For Uganda’s forward-looking approach is being stretched to

 For decades now, Uganda has been a convenientdestination for refugees and asylum seekers from neighboring conflict-afflictedareas such as Burundi, Rwanda, The Democratic Republic of Congo, Eritrea,Ethiopia, Kenya, Somalia, South Sudan, Sierra Leone, Senegal, Mozambique, SouthAfrica and Zimbabwe.

The country first experienced welcoming refugees’ in WorldWar II when 7,000 Polish refugees fleeing the violence in Europe were hosted inNyabyeya and Kojja in 1942. In 1955, Uganda became deeply immersed in the”refugee problem” after 78,000 Sudanese refugees entered during the Anyanyacivil war. This influx was soon followed by the arrival of numerous refugeesgenerated by unrest in the aftermath of the various struggles for independencein Kenya.

 Since their independence in 1962, Uganda has been calculatedto have hosted an average of approximately 161,000 refugees per year. Uganda isnow home to 1.2 million refugees from 14 countries with at least 86% comprisingof women and children; these refugees are settled in various refugeesettlements in nine districts. It is therefore argued that Uganda’s forward-lookingapproach is being stretched to its limits. Uganda has currently taken the honorof being the largest refugee-hosting country in Africa, after surpassingEthiopia and Kenya in early 2017.

 While political perspectives in South Sudan remainbleak, famine has been declared in some parts of the country, thus increasingthe chance of more refugees escaping into Uganda, adding pressure to an alreadyextreme humanitarian crisis. The form of wellbeing in other source countries;upcoming elections in Democratic Republic of Congo, instability in Burundi,Somalia and Eritrea also play a big part in further induced displacement intoUganda in 2017. Uganda has now become the largest host-country in Africa withover a million refugees and is predicted to keep on growing. Although Uganda has progressive and impressive policiestowards refugees, providing them with land to grow food, the right to work andfreedom of movement, there is increasing pressure on the government due to the largescale of the crisis.

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These policies are therefore becoming harder to implement,as funding is still limited, and available land becomes scarce. The delegationof Uganda recognizes that in due time Uganda will, unfortunately, not be ableto produce enough funds for the safety and hosting of the countless refugees inthe country. To improvise in this time Uganda has transferred refugeeswith some income or ability to fend for themselves in cities and have removedthem from refugee camps. A commendable and understandable level of peacefulcoexistence is evident between refugees and host communities in all thesettlements.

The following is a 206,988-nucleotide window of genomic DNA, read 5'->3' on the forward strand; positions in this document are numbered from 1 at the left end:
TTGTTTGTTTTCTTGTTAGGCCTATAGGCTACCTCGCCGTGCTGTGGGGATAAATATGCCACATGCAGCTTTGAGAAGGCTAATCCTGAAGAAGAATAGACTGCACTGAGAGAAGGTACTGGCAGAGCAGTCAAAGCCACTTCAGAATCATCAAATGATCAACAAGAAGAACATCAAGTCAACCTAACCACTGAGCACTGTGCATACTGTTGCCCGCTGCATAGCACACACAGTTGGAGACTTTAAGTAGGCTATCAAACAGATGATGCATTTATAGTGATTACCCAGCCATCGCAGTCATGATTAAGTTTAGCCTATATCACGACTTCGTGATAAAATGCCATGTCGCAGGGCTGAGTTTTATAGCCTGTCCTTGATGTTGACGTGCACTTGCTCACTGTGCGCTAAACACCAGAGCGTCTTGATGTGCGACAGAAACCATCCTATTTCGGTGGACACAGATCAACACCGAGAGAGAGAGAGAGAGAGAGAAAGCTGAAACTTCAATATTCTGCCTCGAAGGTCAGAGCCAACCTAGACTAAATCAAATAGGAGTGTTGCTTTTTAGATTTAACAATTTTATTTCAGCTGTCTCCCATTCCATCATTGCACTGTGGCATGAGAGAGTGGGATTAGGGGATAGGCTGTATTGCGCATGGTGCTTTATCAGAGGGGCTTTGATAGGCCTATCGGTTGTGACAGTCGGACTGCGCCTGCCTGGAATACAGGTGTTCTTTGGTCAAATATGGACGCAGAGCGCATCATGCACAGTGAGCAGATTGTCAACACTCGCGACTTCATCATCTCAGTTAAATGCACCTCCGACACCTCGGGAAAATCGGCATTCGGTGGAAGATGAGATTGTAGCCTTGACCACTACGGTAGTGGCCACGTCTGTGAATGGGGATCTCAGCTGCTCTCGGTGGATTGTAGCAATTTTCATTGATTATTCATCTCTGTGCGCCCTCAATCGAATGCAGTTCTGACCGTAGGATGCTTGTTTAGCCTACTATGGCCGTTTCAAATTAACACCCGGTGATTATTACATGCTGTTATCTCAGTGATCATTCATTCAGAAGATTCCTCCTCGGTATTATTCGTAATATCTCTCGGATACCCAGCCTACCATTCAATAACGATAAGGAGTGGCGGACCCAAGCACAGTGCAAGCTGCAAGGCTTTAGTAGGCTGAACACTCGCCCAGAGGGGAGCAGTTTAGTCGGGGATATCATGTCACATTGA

Intermarriages are reported in many settlements, contributing toimproved relationships. Government had announced that they will be forced tohalve food rations or cash assistance in Uganda and put priority focus on thoserefugees most in need.”Around 200,000 refugees who arrived in Uganda priorto July 2015 will have   their foodrations or cash assistance reduced by 50 per cent from this week,” according toa joint press release issued by the Office of the UN High Commissioner forRefugees (UNHCR), the World Food Programme (WFP) and Uganda’s Office of thePrime Minister. As the above statement shows, the UN is infull support of the Ugandan Government’s actions and are doing as much as thegovernment to reduce problems for the refugees.  Theconclusions of the topic is that as the government ofUganda and UNHCR are doing their best to reduce poverty and expel risk forvulnerable refugees and their host communities, the close involvement of key contributorssuch as district leadership, sector ministries, host communities, and refugees,is a must. A shift in the philosophy of refugee assistance is also crucial:refugees should be viewed as economic actors in charge of their destiny ratherthan as beneficiaries of aid. To ensure impact, the focus should be ontransformative investments that will address the pressing needs of refugees andhost communities alike and that will jump-start local economies.

Further, acomprehensive approach is needed to enhance girls and women’s access toeducation and livelihoods and to reduce security and safety risks among them.Specific attention and backstopping is needed for urban refugees—especiallyyouth—to enable them to benefit from social and economic opportunities withoutbeing exploited or resorting to risky behaviors.